Rice Blast Fungus Genome Yields Secrets About its Toxicity to World's Most Important Food
Brussels, 27 Mar 2006
UK scientists have made a breakthrough in the understanding of how rice blast fungus operates. Rice is the staple food for more than half of the world's population, and the rice blast fungus is its most lethal enemy. The rice blast fungus is estimated to destroy enough rice to feed 60 million people - equivalent to a country the size of Britain, France or Italy - every year.
The research, carried out at the University of Exeter in the UK, focused on the rice blast fungus genome, to find candidate genes that could be responsible for its toxicity. The blast fungus (Magnaporthe grisea) is parasitic, attaching itself to the rice plant, invading it, and then slowly digesting it from the inside with toxic enzymes. The fungus has been shown to have a high resistance to fungicides and efforts to control its spread have mixed results.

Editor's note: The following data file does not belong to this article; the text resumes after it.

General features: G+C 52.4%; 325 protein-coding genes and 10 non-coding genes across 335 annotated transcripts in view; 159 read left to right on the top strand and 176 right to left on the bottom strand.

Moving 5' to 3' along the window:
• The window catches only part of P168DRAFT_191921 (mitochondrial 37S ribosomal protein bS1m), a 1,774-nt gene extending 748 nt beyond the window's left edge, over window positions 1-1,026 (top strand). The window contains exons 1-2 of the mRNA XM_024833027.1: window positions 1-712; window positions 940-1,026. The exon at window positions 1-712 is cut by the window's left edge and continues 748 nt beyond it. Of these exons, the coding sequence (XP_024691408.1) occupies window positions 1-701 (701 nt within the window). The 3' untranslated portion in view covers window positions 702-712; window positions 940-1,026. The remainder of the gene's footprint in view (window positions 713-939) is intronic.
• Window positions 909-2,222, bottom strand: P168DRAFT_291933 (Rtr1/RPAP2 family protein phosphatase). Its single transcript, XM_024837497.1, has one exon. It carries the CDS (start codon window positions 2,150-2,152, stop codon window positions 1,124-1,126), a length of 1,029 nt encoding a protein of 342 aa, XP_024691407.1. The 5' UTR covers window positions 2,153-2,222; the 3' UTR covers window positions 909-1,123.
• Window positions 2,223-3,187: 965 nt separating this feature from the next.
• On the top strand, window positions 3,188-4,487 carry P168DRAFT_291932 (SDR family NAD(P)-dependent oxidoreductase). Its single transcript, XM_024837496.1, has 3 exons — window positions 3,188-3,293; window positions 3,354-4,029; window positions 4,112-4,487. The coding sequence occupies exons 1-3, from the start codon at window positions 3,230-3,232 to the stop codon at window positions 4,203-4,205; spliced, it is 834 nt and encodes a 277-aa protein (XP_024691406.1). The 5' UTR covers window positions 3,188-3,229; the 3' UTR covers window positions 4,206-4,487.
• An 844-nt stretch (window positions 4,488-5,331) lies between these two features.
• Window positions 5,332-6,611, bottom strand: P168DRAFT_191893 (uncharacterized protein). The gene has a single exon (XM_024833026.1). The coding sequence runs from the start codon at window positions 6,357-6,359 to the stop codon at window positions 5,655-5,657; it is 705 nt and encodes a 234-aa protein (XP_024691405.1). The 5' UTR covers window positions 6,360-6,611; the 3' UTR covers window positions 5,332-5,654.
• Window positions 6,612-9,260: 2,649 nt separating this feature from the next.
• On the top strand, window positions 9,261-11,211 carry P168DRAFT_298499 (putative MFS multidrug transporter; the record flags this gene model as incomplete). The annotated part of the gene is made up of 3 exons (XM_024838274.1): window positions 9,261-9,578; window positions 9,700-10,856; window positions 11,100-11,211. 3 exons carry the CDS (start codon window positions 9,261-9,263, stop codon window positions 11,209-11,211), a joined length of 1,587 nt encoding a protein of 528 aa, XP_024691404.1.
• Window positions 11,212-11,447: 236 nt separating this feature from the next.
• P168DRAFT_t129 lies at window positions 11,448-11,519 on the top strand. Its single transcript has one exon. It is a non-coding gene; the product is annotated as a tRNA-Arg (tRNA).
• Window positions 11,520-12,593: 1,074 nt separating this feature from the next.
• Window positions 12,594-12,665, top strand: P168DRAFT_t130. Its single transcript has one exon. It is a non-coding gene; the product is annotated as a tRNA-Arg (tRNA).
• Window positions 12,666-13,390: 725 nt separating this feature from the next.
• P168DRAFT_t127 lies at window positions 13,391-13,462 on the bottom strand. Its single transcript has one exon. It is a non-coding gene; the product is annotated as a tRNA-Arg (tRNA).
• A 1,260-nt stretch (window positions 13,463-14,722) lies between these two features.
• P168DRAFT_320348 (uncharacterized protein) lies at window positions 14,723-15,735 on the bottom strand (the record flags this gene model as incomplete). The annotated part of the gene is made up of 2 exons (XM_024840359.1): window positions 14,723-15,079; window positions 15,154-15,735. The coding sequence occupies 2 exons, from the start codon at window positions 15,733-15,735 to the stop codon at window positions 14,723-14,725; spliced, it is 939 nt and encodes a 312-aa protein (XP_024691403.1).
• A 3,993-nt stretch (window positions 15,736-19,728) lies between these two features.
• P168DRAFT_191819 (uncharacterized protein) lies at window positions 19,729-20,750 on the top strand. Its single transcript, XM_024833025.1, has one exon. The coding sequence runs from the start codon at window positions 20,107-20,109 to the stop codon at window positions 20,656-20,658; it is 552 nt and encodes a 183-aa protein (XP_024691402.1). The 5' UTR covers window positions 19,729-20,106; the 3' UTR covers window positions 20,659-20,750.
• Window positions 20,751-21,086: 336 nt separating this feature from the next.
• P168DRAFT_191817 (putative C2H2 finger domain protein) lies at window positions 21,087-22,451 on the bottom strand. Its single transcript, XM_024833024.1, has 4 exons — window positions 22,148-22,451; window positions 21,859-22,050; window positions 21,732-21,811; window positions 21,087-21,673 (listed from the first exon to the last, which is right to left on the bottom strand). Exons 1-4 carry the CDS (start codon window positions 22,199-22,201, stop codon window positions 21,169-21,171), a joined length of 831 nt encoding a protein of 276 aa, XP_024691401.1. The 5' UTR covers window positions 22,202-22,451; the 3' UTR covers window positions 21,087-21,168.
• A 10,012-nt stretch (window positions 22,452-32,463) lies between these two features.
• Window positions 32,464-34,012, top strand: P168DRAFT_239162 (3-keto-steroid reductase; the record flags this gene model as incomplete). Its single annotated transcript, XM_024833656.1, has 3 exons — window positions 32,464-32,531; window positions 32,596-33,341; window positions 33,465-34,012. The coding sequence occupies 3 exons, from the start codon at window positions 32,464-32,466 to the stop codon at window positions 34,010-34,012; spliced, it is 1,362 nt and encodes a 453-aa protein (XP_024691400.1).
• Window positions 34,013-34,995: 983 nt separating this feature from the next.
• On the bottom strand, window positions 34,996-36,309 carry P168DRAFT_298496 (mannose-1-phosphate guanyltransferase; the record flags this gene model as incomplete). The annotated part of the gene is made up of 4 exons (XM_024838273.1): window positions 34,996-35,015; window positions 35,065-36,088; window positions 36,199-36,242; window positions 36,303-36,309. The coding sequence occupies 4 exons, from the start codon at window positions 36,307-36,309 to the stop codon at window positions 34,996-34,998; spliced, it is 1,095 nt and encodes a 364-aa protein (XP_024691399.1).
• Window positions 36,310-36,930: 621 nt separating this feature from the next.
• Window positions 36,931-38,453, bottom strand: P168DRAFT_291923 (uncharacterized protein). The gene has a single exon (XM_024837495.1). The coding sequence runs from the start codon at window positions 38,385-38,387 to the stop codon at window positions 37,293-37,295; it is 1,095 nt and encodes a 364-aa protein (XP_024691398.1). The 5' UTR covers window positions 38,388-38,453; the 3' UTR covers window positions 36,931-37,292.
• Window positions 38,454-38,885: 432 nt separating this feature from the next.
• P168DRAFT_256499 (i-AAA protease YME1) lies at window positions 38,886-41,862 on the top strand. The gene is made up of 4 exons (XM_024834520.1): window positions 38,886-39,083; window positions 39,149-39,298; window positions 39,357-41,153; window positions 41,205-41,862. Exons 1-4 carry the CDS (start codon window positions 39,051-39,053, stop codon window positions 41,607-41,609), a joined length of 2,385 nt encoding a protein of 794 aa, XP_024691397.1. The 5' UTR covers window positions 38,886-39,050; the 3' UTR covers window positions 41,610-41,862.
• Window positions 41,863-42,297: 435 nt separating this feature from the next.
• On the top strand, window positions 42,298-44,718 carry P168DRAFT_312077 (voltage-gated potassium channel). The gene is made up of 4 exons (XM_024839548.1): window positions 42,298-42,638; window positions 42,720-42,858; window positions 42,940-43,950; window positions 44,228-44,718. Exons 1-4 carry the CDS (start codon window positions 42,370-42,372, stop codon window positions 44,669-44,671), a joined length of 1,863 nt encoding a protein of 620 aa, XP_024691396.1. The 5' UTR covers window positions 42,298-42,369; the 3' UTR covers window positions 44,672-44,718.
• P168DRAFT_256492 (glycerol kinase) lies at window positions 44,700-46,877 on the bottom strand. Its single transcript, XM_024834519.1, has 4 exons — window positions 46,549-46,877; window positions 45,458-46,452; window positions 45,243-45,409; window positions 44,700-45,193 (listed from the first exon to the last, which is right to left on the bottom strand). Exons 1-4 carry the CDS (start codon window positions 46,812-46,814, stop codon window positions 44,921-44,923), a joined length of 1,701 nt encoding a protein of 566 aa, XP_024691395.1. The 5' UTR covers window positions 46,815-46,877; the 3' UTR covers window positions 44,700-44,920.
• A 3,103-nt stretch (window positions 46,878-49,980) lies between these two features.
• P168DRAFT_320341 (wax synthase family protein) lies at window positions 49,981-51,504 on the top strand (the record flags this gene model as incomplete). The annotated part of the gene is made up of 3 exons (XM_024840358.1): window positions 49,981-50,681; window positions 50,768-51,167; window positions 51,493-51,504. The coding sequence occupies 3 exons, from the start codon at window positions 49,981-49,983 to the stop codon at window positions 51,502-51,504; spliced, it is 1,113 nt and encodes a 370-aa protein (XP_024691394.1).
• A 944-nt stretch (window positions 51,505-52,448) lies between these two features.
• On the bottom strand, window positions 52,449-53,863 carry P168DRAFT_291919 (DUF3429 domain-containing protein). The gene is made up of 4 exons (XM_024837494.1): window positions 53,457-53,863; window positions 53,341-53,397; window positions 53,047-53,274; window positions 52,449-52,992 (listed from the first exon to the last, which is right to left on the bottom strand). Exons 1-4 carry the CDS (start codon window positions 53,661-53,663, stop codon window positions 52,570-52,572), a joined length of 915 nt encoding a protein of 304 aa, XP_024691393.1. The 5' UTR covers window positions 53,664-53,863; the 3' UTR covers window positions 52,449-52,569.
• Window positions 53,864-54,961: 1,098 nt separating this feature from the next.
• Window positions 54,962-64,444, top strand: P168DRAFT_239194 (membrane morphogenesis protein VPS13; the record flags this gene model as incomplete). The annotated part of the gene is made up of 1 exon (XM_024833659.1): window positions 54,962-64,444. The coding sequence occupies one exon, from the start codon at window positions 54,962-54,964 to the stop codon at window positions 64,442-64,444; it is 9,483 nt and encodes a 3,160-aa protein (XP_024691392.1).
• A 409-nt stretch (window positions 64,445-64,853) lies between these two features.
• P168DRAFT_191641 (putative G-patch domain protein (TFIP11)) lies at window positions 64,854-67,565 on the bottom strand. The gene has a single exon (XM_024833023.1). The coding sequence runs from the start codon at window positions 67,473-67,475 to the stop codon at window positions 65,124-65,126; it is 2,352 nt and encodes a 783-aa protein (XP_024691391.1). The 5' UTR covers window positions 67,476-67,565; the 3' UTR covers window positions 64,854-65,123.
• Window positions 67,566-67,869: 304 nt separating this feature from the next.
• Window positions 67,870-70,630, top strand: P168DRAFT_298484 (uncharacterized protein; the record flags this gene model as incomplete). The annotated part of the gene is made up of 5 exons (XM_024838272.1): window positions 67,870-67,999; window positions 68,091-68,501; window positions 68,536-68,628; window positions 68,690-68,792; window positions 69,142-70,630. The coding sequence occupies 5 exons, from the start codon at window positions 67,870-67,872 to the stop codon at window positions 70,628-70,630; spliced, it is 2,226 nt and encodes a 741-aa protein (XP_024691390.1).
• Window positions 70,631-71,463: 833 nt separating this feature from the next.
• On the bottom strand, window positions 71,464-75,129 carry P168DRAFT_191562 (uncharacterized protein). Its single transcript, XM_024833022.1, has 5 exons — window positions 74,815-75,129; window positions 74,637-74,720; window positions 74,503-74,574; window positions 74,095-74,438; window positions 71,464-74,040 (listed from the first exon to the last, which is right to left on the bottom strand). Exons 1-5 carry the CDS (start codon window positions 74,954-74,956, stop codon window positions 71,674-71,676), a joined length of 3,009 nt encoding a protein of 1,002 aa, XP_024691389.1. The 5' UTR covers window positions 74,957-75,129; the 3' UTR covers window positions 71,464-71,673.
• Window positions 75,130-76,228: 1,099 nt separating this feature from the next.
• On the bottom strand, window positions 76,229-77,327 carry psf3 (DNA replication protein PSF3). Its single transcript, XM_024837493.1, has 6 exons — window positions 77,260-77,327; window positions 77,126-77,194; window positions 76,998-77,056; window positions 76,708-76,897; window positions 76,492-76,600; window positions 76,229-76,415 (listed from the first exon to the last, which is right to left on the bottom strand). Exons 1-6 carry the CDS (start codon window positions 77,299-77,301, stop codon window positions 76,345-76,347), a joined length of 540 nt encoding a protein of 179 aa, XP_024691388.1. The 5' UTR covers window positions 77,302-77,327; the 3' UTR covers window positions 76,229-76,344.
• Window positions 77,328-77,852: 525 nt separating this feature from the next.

'This is a very important disease of rice and we've been able to show how it delivers its 'weapons' into a rice plant to cause disease. We believe this is something of a breakthrough because it's the first time that we've been able to learn something about the process of how the disease happens,' said lead researcher Professor Nicholas Talbot in an interview with the Independent newspaper.
The discovery could lead to specially bred strains which are resistant to the fungus, or special fungicides which could specifically target the disease. In the lab, the team produced a modified version of the rice blast fungus that was unable to cause the disease. 'The discovery is significant because it will allow us to identify the fungal proteins which bring about this devastating disease and cause rice plants to die,' said Professor Talbot.
The gene identified is known as MgAPT2. The gene sequence was removed from a strain and replaced with a code for hygromycin resistance. Although the modified fungus seemed to spore and develop as normal, the number of infected rice plants in the lab was reduced by more than 95 per cent.
The next step will be to investigate in greater depth the 'effector proteins' essential for the disease. A solution to the problem of rice blast fungus could now be five to ten years away.